• wanting to take a Saturday morning for some at-home spa time to give myself a facial, a warm hair conditioning treatment, or a foot scrub.  

You get the idea. These are simple things that make me happy, help me relax, and make me feel pampered. Somehow, my life is so filled with “must do” things, that I keep pushing the “want to do” items to the bottom of the list.  Before I know it, I am running on fumes.

For me, I think it starts with guilt; I am an educator, and we are notoriously known for being nurturing by nature.  But, when I think about it, most, if not all of the people I know are nurturers. Go look in the mirror.  Who do you see?  Someone who spends a good bit of time caring for others? Yes, I thought so. 

Acts of giving infuse our lives. For starters we care for babies, chase after toddlers, shuffle young children from one activity to another, struggle over homework assignments, lay awake at night worrying about teenagers (yikes!). While all this is going on, in addition to a job, we are planning meals, shopping, cooking, cleaning, doing laundry, paying bills, and handling a myriad of other unplanned events. 

We take a big breath when the last one of the children is out of the house and safely on their own, but then find ourselves transitioning immediately into caring for aging parents. Oh, and let’s not forget pets. They need food, walks, clean litter, vet visits. You get the picture.  

I did not perceive any of the things listed about as burdens. Caring for my child, my pets, my parents are all labors of love that leave me with no regrets. I am retired now and blessed by the fact that I had a job that filled me with passion. Yet, I remember feeling like I barely had time to breathe, so when I flopped into bed at the end of the day, I was too tired to even worry about the fact that I didn’t get a bubble bath that day. 

You would think that in retirement I would have more free time and would do a lot better about self-care. Somehow, even in retirement I stay busy. I spend a lot of my day living a digital life, the cooking/cleaning chores still need to get done, I have a 16 year old dog who needs a lot of care. Self-care continues to elude me.  

So why do you think I have such a hard time saying “NO” to everyone except myself? I go and go until I feel tired and cranky. When I allow myself to get to that point, I begin to feel resentment. Resentment is definitely NOT a place I want to spend any emotional time or currency. 

I have thought about this pattern in my life.  Somehow, it seems, I feel I need permission for self-care.  Let’s solve that right now; I grant permission!  See? Wasn’t that easy?  Have you lost track of your self-care? If so, I grant you permission too.  Now, let’s go have that bubble bath! 

Photo by Curology on Unsplash

Fleeting Moments

Our life passes like sand in an hourglass…

My day, this 12-hour span of time, has been bracketed by death; both morning and afternoon brought news of a passing. This morning, I learned that one of my favorite statesmen, General Colin Powell, had died. This afternoon I learned that a young friend suddenly passed away.  I have been feeling off-center all day as a result of these two events.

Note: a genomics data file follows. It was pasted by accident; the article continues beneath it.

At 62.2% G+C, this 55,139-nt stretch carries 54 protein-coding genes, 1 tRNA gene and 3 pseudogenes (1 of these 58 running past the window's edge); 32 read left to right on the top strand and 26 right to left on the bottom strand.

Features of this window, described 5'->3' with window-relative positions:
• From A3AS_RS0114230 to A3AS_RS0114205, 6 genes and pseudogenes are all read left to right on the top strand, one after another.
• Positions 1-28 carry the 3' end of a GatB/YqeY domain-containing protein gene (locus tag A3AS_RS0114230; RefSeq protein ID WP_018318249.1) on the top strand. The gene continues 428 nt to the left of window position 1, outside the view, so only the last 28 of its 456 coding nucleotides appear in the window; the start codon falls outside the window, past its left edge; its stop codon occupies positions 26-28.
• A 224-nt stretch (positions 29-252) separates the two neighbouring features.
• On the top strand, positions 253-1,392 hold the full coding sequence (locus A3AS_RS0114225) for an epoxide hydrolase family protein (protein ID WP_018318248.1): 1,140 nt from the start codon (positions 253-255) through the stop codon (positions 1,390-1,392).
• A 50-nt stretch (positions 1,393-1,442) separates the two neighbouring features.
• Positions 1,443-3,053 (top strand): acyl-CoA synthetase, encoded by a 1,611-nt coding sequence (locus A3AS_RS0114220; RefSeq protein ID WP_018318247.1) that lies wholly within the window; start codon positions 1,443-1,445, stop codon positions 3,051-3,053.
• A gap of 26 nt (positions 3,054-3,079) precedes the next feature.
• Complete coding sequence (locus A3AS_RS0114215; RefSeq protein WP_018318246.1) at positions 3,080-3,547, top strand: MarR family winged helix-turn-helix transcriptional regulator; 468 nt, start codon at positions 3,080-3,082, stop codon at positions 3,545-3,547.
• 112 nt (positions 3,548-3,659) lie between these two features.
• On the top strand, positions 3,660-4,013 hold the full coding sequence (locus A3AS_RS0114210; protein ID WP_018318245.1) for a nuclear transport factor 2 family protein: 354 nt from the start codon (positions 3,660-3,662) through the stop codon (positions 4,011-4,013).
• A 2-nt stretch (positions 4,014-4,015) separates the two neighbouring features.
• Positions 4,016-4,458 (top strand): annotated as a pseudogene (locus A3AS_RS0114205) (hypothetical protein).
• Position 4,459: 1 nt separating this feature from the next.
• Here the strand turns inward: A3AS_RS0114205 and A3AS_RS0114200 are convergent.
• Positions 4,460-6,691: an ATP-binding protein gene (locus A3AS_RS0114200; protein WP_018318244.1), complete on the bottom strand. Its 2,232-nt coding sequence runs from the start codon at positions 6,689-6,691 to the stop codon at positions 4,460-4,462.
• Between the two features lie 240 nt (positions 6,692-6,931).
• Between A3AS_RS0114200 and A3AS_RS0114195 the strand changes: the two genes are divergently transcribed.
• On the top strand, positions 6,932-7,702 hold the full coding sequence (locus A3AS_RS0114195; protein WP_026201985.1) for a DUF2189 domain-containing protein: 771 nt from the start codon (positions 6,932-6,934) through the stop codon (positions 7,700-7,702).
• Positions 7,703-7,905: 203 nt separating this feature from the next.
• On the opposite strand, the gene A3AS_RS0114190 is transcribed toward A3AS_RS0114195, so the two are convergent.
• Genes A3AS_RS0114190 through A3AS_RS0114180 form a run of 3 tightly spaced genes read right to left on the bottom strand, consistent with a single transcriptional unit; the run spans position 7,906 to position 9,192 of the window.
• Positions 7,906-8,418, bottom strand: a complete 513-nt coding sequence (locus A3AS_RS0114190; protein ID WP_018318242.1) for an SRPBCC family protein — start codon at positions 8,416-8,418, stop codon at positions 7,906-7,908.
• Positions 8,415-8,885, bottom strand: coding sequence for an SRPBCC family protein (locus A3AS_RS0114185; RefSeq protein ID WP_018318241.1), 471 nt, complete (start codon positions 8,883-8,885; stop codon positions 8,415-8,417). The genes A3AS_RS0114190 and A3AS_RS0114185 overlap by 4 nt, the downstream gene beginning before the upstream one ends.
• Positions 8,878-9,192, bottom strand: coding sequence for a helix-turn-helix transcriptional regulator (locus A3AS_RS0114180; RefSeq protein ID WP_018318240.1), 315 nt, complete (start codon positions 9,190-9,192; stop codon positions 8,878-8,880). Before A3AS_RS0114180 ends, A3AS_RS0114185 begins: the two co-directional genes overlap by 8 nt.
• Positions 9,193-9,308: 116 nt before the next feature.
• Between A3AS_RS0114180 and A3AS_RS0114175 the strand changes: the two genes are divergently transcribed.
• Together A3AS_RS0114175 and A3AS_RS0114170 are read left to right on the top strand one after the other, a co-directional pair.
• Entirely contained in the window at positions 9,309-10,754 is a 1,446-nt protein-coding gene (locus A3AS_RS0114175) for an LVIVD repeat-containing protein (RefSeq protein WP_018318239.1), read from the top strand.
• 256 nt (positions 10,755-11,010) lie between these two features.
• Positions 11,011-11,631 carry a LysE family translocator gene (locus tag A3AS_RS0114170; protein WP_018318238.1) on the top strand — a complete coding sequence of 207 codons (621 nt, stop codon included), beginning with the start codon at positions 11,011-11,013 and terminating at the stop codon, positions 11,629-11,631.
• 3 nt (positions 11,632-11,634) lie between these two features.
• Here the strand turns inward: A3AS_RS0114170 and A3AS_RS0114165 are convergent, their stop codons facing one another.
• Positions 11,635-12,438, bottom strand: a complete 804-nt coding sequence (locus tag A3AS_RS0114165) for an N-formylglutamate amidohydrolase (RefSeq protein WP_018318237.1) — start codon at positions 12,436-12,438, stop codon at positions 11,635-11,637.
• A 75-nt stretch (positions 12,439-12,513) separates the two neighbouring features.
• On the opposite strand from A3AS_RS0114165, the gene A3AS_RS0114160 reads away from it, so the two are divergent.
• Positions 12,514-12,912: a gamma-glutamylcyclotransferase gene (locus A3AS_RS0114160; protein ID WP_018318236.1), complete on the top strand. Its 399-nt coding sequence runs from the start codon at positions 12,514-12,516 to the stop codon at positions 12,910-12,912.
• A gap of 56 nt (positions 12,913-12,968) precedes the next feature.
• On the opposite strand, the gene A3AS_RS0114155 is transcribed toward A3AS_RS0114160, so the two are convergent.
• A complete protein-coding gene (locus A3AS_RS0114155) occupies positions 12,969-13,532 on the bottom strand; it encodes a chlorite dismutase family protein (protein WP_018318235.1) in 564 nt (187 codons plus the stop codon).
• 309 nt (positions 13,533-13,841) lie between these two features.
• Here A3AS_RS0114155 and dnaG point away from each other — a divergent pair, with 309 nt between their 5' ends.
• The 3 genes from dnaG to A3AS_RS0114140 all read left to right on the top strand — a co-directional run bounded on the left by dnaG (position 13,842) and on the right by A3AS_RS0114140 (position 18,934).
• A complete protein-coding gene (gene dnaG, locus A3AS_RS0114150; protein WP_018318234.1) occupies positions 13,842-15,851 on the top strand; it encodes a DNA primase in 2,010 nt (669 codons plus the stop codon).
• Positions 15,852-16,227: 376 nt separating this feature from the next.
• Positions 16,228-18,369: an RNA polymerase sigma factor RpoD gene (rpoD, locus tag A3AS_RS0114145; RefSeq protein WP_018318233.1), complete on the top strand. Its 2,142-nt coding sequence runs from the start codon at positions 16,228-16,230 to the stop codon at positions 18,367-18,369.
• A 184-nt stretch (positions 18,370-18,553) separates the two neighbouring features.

Colin Powell was 84 years old; he was often described as the most popular American general since World War II. General Powell was the first Black U. S. Secretary of State and the Chairman of the Joint Chiefs of Staff. 

My young friend was an immigrant. She was 22 years old and had lived in the United States since she was two years old. She was funny, out-spoken, and fearless. 

These two people were so different. 

  • One was male and the other female,
  • One was young and just starting to live, while the other had lived a full life, 
  • One was a well-known and respected public servant and the other was struggling to earn enough money to pay for school,  
  • One was African American and the other was Asian, and
  • One was well-known; flags will fly at half-staff for General Powell, while very few people beyond immediate family know of the passing of my young friend. 

In spite of their differences, there were similarities. Both of them had family and friends who loved them. They both had more life to live and a desire to do so. They both learned, loved, laughed. 

All of us have been forced to deal with loss during our lives. Yet, no matter how many times we are faced with a loss, it is never, ever easy. So, what can we take away from this?  How can we grow through pain?

For me, these two losses have reminded me that in life I don’t get a dress rehearsal, and I am not guaranteed even one more moment. Death forces me to stop in my tracks. It makes me realize that in life, self-care is critical; it is the gift I can give myself everyday. Self-care is a way that I can make each day count by giving myself health, well-being, energy, and self-acceptance. 

Death reminds us that, for all living beings, life is a series of fleeting moments. It is our responsibility to make each of those moments matter…so, for today and everyday, I wish you joy-filled moments and memories.

Photo by NeONBRAND on Unsplash